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    ABSTRACT: In the era of high-dose chemotherapy and novel antimyeloma agents, the survival of multiple myeloma (MM) patients has substantially improved. Adverse effects, including infections, may however arise in the era of combination antimyeloma therapies. In general, MM patients have shown a risk of varicella zoster virus (VZV) infection of 1-4 %, increasing with bortezomib treatment or transplants, but whether immunomodulatory drugs also bear a risk of VZV/complicated herpes simplex virus (HSV) (e.g., VZV-encephalitis [VZV-E], disseminated VZV-infection [d-VZV-i], or conus-cauda syndrome [CCS]) has not been elucidated. We here assessed VZV, VZV-E, d-VZV-i, and CCS in 93 lenalidomide-treated MM patients, consecutively seen and treated in our department. Patients' data were analyzed via electronic medical record retrieval within our research data warehouse as described previously. Of the 93 MM patients receiving lenalidomide, 10 showed VZV or other complicated VZV/HSV infections. These VZV patients showed defined risk factors as meticulously assessed, including suppressed lymphocyte subsets, substantial cell-mediated immune defects, and compromised humoral immune response. Due to our findings-and in line with an aciclovir prophylaxis in bortezomib and stem cell transplant protocols-we introduced a routine aciclovir prophylaxis in our lenalidomide protocols in May 2012 to minimize adverse events and to avoid discontinuation of lenalidomide treatment. Since then, we have observed no case of VZV/complicated HSV infection. Based on our data, we encourage other centers to also focus on these observations, assess viral infections, and-in those centers facilitating a research data warehouse-advocate an analogue data review as an appropriate multicenter approach.
    Annals of Hematology 12/2013; · 2.87 Impact Factor
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    ABSTRACT: The inhibitors of DNA binding (ID) inhibit basic helix-loop-helix transcription factors and thereby guide cellular differentiation and proliferation. To elucidate the involvement of IDs in hematopoiesis and acute leukemias (AL), we analyzed ID2 and ID3 expression in hematopoiesis and leukemic blasts in bone marrow biopsies (BMB). BMB of healthy stem cell donors (n = 19) and BMB of patients with acute myeloid leukemia (AML) with myelodysplasia-related changes (AML-MD; n = 19), de novo AML (n = 20), B-acute lymphoblastic leukemia (B-ALL) (n = 23), T-ALL (n = 19), were immunohistochemically stained for ID2 and ID3 expression. The expression patterns were evaluated and quantified for each hematopoietic lineage and each leukemia subtype. In normal BMB, immature granulopoiesis showed weak ID2 and strong ID3 expression, which was lost during maturation (p < 0.001). Erythropoiesis remained negative for ID2/3 (p < 0.001). ID2/3 expression differed between immature granulopoiesis and leukemic blasts (p < 0.001). Moreover, differential ID2/3 expression was seen between AL subgroups: AML, especially AML-MD, had more ID2- (p < 0.001) and ID3-positive (p < 0.001) blasts than ALL. We show a comprehensive in situ picture of ID2/3 expression in hematopoiesis and AL. Morphologically, ID2/3 proteins seem to be involved in the granulopoietic maturation. Importantly, the distinct ID2/3 expression patterns in AL indicate a specific deregulation of ID2/3 in the various types of AL and may support subtyping of AL.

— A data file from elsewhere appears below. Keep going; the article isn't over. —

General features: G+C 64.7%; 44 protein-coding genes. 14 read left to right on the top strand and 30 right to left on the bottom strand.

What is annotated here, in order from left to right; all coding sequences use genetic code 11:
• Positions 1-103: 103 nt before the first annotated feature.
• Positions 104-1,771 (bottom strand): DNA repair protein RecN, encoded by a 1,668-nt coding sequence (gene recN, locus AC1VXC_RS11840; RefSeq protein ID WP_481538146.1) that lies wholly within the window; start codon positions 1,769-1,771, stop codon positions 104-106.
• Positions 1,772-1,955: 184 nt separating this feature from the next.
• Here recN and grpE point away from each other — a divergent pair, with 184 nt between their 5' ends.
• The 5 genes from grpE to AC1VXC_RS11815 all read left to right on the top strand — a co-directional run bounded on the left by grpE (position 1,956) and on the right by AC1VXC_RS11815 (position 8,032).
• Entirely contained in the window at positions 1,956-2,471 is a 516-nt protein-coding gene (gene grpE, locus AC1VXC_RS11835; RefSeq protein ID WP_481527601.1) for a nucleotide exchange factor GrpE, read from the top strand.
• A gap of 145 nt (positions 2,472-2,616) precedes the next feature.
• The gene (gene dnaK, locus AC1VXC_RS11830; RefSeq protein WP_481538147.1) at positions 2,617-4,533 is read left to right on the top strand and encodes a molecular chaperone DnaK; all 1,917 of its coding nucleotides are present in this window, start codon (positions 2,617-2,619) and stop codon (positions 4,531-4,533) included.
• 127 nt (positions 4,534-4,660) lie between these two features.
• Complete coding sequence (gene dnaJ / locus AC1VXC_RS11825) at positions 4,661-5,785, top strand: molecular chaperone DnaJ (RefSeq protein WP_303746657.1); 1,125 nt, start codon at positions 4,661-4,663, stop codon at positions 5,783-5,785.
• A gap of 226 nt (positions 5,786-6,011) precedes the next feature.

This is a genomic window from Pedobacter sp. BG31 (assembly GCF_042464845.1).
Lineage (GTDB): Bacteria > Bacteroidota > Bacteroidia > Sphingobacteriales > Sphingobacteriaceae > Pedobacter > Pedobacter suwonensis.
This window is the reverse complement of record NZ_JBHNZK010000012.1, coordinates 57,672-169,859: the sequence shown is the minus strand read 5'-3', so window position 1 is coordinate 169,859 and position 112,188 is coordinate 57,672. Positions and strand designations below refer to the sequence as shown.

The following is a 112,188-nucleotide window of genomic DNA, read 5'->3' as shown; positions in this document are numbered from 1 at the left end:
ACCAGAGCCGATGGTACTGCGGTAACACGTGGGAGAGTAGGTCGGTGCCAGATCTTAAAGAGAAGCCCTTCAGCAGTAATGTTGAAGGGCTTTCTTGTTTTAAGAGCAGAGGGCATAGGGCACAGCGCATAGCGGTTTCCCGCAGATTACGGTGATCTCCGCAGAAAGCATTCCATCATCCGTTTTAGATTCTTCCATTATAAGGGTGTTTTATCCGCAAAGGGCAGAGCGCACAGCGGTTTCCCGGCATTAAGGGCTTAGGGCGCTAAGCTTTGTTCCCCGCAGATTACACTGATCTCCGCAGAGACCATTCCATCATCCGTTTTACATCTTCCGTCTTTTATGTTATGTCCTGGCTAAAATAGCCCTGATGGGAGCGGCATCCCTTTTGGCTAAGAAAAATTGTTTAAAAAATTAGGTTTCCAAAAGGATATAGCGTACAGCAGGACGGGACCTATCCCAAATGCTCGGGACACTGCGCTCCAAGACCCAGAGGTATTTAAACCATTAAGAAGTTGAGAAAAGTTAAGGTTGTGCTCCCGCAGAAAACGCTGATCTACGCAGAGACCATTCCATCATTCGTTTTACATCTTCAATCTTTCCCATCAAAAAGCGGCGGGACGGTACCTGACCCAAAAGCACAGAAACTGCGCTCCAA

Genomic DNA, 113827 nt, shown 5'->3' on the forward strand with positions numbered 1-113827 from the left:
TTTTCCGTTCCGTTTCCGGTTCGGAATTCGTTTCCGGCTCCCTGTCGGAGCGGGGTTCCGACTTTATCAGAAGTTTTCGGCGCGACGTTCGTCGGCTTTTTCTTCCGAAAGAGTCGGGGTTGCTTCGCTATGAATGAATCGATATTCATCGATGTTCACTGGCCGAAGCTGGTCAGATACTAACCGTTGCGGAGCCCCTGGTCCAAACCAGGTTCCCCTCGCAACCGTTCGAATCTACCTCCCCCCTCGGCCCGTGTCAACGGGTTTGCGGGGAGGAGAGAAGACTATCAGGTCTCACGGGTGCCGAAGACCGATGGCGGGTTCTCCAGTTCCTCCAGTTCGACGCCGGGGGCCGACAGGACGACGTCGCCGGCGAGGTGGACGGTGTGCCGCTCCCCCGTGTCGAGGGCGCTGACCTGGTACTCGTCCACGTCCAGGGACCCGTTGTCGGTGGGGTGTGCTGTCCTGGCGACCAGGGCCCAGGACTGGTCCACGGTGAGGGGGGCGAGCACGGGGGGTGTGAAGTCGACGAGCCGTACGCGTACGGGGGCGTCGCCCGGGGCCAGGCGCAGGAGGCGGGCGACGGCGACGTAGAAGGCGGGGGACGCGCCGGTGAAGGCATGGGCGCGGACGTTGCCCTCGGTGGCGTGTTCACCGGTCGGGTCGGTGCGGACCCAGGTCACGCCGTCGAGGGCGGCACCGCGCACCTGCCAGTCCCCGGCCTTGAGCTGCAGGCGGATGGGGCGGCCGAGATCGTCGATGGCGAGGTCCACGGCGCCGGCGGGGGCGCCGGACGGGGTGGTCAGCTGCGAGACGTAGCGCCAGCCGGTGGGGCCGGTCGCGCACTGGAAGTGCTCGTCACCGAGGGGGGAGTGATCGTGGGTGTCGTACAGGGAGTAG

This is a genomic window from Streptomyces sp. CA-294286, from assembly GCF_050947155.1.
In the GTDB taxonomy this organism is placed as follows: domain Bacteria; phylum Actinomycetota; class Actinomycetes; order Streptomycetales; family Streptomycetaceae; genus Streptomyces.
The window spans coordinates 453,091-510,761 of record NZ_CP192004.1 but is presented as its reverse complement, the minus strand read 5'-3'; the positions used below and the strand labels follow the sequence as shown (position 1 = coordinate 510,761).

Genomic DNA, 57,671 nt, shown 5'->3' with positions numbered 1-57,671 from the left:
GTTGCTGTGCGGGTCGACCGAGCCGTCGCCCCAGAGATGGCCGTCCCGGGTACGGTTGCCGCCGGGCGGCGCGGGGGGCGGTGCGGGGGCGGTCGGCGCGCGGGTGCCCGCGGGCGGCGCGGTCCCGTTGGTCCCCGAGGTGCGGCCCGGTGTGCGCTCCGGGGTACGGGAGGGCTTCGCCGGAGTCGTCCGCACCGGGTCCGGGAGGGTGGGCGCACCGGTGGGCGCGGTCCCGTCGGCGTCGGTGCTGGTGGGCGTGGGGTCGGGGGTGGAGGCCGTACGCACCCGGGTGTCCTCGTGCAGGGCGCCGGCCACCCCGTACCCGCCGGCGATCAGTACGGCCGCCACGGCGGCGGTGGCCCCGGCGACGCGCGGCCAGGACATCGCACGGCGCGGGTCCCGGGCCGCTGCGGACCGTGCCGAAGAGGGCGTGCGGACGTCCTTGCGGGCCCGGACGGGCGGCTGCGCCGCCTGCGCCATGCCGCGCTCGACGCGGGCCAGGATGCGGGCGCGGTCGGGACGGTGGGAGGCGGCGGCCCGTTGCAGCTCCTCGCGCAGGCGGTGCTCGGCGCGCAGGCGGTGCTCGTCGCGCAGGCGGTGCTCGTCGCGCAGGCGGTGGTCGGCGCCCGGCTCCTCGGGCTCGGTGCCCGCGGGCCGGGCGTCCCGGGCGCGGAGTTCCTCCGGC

Histochemie 11/2013; · 2.61 Impact Factor
  • Clinical lymphoma, myeloma & leukemia 11/2013;
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    ABSTRACT: Abstract The transcription factor Runx1 is affected by aberrations in approximately 20% of cases of AML and its role in the development of AML is well-documented. However, there are only few reports available about the role of other members of the family of Runx transcription factors in leukemogenesis. Recent studies in mice suggest that Runx2 might play a role during leukemogenesis since it was shown to collaborate with the fusion protein Cbfβ-MYH11. We report here on a case of AML in a patient with cleidocranial dysplasia (CCD), a hereditary disorder which is caused by a germline mutation in the Runx2 gene. This mutation abrogated the binding to the DNA and thus generated a Runx2-haploinsufficient background. While we observed a general transcriptional upregulation of Runx2 expression in human AML samples when compared to healthy bone marrow, we found even higher Runx2 expression levels in the AML blasts from our CCD patient (1.6fold increase when compared to a collection of AML samples). We hypothesize that the upregulation in Runx2 expression levels indicated that the AML cells from our CCD patient actively compensated for their genetically pre-determined Runx2 haploinsufficiency. Based on the insights from this unique case of AML we believe that an upregulated expression of Runx2 during leukemogenesis is not only seen in mice but also occurs in humans.
    Leukemia & lymphoma 10/2013; · 2.61 Impact Factor